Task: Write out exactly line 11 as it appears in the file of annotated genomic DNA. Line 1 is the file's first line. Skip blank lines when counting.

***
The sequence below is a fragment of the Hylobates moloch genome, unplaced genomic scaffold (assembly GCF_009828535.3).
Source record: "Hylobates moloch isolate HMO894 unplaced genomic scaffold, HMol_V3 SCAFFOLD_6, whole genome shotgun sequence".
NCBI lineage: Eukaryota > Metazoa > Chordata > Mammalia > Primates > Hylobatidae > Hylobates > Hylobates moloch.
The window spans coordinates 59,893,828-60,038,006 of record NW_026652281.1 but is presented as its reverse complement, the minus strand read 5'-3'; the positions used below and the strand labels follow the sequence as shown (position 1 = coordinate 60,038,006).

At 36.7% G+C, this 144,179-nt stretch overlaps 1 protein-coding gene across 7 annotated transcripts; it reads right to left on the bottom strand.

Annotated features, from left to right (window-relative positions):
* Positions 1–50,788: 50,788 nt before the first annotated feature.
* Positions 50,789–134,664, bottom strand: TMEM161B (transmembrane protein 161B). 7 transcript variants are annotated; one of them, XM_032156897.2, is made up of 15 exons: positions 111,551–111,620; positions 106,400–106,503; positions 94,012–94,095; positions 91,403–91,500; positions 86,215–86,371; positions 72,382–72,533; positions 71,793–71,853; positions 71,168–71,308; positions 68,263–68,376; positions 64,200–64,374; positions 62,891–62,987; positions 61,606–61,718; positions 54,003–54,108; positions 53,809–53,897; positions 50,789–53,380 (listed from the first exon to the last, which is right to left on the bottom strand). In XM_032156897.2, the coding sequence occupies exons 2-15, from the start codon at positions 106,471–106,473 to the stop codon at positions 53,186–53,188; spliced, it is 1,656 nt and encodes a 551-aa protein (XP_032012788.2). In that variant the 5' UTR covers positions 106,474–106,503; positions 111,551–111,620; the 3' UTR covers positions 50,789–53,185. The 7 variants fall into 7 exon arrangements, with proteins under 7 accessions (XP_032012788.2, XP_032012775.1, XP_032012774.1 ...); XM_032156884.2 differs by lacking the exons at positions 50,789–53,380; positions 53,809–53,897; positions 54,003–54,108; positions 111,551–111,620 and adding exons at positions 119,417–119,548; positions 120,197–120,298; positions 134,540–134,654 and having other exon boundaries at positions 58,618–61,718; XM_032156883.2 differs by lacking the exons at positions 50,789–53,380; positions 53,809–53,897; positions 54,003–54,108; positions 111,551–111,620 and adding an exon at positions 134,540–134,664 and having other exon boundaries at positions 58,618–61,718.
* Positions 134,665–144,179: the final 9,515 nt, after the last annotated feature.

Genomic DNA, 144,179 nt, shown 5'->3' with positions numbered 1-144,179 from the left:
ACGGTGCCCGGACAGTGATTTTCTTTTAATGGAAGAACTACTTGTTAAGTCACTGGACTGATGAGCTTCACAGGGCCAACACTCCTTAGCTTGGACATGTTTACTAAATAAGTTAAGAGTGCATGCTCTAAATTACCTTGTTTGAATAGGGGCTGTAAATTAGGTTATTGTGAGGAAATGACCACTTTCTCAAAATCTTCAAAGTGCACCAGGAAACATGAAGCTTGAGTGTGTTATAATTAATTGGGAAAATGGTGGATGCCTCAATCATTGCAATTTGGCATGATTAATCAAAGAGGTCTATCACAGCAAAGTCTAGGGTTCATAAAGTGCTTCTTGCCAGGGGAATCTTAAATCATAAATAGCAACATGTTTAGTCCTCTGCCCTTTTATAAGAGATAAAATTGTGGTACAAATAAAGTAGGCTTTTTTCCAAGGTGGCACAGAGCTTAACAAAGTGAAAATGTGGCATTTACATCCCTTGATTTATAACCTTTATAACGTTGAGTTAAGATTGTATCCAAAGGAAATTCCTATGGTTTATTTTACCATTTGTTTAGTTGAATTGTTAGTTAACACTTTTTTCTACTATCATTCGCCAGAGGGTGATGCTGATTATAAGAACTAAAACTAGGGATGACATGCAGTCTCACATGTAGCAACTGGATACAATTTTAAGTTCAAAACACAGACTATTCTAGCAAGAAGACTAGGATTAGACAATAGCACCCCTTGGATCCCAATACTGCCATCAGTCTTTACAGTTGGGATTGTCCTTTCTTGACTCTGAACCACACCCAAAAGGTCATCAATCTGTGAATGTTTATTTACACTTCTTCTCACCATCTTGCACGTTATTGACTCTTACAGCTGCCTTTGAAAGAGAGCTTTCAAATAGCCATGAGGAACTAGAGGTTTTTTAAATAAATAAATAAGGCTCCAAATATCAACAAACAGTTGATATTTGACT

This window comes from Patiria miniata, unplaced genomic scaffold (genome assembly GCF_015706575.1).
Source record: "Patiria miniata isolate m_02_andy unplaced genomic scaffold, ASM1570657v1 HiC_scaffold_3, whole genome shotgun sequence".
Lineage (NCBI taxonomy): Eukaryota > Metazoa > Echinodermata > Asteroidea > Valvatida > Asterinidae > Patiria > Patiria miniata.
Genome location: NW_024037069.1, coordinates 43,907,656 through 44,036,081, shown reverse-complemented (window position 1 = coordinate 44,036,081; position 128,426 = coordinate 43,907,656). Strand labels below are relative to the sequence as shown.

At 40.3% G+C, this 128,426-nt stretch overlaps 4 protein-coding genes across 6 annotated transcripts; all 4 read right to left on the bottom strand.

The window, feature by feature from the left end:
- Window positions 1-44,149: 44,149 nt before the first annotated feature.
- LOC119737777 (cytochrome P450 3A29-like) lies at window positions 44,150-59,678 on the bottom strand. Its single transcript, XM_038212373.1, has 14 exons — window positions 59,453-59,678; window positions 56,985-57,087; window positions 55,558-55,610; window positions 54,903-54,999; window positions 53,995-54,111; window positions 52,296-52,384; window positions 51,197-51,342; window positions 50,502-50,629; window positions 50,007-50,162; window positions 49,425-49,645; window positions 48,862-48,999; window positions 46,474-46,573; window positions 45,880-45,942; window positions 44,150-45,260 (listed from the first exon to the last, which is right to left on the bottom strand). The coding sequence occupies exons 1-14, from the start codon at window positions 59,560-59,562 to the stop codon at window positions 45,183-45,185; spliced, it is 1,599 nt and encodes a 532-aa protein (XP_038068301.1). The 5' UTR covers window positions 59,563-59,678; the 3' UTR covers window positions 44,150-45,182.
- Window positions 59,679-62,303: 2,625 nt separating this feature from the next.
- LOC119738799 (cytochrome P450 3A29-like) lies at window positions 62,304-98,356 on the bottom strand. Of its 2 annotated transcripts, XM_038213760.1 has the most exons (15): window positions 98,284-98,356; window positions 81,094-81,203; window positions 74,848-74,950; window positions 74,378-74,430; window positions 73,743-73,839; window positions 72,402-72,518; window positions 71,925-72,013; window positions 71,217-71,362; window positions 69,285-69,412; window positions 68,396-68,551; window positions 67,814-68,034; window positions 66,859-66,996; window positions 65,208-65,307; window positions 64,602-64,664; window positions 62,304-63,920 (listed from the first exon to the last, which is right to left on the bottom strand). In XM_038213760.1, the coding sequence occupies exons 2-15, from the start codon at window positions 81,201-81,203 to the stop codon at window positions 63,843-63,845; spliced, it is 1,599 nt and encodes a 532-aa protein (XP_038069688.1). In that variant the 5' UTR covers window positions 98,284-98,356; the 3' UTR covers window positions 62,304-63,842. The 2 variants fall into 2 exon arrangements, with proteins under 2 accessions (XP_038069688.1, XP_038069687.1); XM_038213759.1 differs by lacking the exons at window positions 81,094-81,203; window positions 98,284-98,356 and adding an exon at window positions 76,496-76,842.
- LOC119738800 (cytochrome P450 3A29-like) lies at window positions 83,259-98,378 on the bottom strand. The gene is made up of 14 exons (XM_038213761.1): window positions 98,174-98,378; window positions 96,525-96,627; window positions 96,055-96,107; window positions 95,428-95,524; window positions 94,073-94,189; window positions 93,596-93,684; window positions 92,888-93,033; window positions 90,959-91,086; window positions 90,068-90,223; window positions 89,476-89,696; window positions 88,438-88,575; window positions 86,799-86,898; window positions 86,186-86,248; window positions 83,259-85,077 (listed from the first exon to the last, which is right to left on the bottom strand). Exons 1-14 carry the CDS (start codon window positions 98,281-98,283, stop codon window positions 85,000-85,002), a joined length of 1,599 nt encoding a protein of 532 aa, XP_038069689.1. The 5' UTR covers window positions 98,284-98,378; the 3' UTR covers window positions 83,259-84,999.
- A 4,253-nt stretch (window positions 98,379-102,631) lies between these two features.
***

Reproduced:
ACGGTGCCCGGACAGTGATTTTCTTTTAATGGAAGAACTACTTGTTAAGTCACTGGACTGATGAGCTTCACAGGGCCAACACTCCTTAGCTTGGACATGTTTACTAAATAAGTTAAGAGTGCATGCTCTAAATTACCTTGTTTGAATAGGGGCTGTAAATTAGGTTATTGTGAGGAAATGACCACTTTCTCAAAATCTTCAAAGTGCACCAGGAAACATGAAGCTTGAGTGTGTTATAATTAATTGGGAAAATGGTGGATGCCTCAATCATTGCAATTTGGCATGATTAATCAAAGAGGTCTATCACAGCAAAGTCTAGGGTTCATAAAGTGCTTCTTGCCAGGGGAATCTTAAATCATAAATAGCAACATGTTTAGTCCTCTGCCCTTTTATAAGAGATAAAATTGTGGTACAAATAAAGTAGGCTTTTTTCCAAGGTGGCACAGAGCTTAACAAAGTGAAAATGTGGCATTTACATCCCTTGATTTATAACCTTTATAACGTTGAGTTAAGATTGTATCCAAAGGAAATTCCTATGGTTTATTTTACCATTTGTTTAGTTGAATTGTTAGTTAACACTTTTTTCTACTATCATTCGCCAGAGGGTGATGCTGATTATAAGAACTAAAACTAGGGATGACATGCAGTCTCACATGTAGCAACTGGATACAATTTTAAGTTCAAAACACAGACTATTCTAGCAAGAAGACTAGGATTAGACAATAGCACCCCTTGGATCCCAATACTGCCATCAGTCTTTACAGTTGGGATTGTCCTTTCTTGACTCTGAACCACACCCAAAAGGTCATCAATCTGTGAATGTTTATTTACACTTCTTCTCACCATCTTGCACGTTATTGACTCTTACAGCTGCCTTTGAAAGAGAGCTTTCAAATAGCCATGAGGAACTAGAGGTTTTTTAAATAAATAAATAAGGCTCCAAATATCAACAAACAGTTGATATTTGACT